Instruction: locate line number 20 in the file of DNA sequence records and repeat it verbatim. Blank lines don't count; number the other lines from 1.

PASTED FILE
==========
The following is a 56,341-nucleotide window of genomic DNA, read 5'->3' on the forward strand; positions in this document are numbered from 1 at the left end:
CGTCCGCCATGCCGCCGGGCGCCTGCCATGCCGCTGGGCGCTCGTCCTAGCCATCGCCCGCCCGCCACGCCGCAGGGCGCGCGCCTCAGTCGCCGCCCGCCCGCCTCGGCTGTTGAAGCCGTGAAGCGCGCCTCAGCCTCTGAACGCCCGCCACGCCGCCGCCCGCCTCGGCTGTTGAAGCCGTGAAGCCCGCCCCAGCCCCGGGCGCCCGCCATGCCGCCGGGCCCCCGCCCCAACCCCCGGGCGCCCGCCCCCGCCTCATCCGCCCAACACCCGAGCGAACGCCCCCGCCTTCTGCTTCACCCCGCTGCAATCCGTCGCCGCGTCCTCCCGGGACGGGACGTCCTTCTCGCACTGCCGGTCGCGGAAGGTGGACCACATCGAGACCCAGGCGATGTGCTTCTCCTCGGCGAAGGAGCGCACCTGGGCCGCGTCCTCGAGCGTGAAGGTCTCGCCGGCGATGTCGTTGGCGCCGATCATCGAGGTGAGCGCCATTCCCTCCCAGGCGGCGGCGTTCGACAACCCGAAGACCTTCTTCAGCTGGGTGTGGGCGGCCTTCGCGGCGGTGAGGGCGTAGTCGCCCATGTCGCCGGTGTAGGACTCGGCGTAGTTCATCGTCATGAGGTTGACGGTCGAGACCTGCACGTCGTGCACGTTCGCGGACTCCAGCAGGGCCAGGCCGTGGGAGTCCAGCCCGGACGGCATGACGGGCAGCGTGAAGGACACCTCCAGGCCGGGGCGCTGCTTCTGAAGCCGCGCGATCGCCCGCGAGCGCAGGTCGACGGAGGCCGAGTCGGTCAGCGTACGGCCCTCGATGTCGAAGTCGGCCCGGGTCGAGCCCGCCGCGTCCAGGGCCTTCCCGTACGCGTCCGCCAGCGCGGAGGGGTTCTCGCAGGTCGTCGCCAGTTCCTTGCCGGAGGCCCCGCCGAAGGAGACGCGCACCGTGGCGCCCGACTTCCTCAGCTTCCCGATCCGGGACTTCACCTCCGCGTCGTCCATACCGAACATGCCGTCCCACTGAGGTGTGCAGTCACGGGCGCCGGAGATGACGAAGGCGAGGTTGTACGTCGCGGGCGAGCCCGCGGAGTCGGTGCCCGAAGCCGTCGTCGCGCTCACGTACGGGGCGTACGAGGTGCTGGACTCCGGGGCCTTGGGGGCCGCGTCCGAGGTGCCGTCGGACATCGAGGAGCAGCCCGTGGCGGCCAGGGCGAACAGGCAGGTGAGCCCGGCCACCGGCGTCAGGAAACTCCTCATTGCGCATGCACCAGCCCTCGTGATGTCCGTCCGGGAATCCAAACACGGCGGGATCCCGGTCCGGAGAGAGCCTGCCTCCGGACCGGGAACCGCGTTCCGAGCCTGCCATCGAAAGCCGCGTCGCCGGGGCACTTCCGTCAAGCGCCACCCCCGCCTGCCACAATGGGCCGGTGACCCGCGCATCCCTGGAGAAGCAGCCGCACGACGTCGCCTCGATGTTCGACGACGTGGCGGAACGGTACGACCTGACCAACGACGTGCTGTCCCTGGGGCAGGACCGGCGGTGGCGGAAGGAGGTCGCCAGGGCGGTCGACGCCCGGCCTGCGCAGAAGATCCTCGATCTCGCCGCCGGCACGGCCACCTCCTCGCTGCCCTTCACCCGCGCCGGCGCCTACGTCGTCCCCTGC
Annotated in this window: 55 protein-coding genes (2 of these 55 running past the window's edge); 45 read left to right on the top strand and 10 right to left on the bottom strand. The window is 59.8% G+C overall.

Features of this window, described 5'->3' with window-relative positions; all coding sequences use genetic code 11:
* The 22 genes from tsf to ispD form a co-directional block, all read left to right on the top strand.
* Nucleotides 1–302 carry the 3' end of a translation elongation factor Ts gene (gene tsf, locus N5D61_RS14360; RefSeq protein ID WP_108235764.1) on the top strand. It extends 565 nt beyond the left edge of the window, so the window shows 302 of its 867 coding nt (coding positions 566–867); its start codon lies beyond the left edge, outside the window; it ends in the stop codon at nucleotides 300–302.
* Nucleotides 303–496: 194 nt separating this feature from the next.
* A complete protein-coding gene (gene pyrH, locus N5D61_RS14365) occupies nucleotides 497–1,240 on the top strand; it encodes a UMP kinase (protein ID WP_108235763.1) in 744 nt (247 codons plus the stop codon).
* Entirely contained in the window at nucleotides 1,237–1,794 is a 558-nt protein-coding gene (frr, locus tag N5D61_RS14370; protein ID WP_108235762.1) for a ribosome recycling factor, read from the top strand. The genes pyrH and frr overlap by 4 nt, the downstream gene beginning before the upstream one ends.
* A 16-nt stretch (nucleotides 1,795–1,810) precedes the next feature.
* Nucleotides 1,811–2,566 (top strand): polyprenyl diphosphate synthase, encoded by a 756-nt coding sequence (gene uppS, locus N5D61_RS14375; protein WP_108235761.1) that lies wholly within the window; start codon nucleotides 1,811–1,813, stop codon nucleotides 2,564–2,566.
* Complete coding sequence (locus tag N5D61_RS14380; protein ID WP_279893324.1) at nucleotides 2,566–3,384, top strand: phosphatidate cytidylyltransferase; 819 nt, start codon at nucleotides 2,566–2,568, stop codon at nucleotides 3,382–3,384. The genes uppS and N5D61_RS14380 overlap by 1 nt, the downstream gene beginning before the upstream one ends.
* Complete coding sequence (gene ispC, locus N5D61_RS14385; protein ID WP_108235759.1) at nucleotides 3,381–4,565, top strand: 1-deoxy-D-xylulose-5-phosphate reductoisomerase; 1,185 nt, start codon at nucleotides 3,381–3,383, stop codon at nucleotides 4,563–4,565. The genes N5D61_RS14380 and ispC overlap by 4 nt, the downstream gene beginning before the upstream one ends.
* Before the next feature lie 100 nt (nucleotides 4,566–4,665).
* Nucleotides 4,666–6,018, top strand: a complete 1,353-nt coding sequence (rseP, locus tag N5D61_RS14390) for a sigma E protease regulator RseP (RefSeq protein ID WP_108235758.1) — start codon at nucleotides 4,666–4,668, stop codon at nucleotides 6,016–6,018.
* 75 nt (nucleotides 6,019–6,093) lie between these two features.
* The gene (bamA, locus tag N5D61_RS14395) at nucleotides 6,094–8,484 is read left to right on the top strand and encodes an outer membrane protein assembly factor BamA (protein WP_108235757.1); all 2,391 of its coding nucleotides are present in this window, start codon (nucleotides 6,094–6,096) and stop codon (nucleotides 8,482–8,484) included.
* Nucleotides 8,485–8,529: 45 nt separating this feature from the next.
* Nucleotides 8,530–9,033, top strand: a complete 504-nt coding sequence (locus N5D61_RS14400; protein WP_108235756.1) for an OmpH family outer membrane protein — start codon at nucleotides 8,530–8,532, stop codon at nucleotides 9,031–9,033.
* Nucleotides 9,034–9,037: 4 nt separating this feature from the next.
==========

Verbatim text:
* Nucleotides 9,034–9,037: 4 nt separating this feature from the next.